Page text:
Our group set a date and time for an open skype night where we could all address issues we were having dealing with our inquiry topic. James attended this meeting and added many interesting viewpoints, which we all appreciated greatly.

During our session, we were able to talk about what lessons we were doing in our individual classrooms.  Amanda recorded the session and sent an email to everyone in our group.  Angela typed up a couple pages and also emailed everyone notes from the meeting.

During the discussion, the topics almost created themselves. Amanda was discussing how she was going to do stop motion photography with her class, but didnt know if her lesson was truly inquiry based.  James was able to give great information on a better definition for inquiry vs. direct instruction.  The group was struggling with the idea that an entire lesson should be totally inquiry.  Meaning that you would not give directions or instruction.  He also discussed how “action research” was considered a type of study.

Our job during the time away from the group was to teach a lesson with direct instruction and one more inquiry based. Our group was having the issue that teaching one group was going to be different  since each class has a different dynamic and different students.  James pointed out that this issue was not really an issue, since we were not evaluating how differnet classes interacted, but rather how the information was being processed by students as a whole.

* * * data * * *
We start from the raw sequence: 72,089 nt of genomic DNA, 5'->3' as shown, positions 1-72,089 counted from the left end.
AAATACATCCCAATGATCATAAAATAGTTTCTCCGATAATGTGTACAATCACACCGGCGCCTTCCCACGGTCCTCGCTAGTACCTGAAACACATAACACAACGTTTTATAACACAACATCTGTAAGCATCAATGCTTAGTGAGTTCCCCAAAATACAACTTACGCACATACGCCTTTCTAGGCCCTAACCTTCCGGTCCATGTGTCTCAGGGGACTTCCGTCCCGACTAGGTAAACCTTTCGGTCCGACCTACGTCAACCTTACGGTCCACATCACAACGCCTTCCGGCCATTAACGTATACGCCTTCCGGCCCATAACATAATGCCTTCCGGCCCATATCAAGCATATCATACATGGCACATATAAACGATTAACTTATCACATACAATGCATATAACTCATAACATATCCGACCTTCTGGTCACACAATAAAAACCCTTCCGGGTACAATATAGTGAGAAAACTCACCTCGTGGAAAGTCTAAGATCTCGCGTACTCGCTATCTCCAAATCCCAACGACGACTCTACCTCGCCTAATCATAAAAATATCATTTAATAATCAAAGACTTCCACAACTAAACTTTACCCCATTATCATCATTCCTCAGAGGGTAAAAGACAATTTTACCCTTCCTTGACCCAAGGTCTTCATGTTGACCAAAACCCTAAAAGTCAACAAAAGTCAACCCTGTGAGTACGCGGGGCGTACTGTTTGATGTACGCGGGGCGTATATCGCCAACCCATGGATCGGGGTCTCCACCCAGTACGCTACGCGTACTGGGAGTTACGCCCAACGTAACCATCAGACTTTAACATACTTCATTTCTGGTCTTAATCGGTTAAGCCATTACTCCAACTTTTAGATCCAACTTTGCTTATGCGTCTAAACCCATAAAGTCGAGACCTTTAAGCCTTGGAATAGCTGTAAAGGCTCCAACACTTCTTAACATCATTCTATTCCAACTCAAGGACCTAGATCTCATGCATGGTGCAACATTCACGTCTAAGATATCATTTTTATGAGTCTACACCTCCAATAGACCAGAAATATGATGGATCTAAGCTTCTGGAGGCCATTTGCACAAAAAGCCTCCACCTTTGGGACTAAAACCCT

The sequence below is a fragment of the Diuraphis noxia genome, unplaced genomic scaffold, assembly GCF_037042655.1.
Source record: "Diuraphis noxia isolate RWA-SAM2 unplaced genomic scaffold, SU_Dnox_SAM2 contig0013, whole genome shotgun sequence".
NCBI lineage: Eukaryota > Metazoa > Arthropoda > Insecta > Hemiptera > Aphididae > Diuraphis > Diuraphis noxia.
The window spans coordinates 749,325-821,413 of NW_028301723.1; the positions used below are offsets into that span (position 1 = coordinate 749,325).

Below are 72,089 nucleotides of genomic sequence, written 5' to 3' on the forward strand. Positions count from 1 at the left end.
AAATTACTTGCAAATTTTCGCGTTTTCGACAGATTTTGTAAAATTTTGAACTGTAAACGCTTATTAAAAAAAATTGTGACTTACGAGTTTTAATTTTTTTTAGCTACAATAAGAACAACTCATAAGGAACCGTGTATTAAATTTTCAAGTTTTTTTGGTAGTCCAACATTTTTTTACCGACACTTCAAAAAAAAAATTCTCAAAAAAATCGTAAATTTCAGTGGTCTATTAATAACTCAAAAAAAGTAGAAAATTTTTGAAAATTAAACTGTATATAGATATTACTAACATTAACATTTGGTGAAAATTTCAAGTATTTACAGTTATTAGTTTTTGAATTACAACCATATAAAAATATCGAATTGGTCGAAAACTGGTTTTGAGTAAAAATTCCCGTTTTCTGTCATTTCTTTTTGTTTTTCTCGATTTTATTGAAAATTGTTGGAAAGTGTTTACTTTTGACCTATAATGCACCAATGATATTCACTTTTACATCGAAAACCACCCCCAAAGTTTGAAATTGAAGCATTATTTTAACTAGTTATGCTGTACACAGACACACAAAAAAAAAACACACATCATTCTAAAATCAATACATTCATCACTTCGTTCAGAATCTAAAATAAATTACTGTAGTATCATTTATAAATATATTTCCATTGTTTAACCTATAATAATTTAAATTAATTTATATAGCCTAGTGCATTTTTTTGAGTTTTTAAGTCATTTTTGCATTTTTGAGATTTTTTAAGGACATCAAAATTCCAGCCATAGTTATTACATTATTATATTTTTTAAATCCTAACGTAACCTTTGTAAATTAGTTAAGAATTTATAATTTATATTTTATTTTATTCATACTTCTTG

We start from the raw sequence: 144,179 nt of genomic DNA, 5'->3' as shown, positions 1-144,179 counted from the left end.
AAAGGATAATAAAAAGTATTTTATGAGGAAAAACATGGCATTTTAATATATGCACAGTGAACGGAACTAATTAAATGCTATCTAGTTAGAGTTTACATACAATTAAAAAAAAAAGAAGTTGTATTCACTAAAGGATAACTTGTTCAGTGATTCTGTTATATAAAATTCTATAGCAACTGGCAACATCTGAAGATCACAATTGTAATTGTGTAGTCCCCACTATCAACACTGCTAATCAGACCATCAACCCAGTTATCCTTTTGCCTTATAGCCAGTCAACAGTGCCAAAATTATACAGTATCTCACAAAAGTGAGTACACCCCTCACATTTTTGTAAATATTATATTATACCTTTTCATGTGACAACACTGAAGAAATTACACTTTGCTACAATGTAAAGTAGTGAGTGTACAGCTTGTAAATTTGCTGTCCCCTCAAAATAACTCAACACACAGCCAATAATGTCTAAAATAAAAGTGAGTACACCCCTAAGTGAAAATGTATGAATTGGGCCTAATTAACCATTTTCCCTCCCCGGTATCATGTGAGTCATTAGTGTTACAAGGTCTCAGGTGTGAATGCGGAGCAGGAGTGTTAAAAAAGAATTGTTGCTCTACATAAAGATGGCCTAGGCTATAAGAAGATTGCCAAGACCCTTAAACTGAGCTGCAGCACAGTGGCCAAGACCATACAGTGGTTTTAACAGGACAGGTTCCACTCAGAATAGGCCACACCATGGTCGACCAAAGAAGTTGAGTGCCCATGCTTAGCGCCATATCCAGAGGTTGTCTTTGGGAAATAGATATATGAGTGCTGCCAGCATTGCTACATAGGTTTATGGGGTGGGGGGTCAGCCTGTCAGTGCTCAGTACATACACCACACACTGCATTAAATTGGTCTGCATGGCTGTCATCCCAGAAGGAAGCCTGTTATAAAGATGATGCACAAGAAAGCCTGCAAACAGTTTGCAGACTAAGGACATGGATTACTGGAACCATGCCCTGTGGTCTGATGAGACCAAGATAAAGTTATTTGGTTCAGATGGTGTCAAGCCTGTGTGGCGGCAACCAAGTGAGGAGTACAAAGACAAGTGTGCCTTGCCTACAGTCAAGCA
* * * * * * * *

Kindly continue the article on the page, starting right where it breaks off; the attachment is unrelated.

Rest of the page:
We also decided that during the remining time between our skype meeting and the next meeting at the IU we would bring in documentation or examples of our work with the students and have a sharing moment.  We were able to talk for over an hour, and discussed how to contact each other again if we had questions.

In response to Attempting to Balance, miss capuzo and I have the same concerns. Do we start with a question and let them find the answer?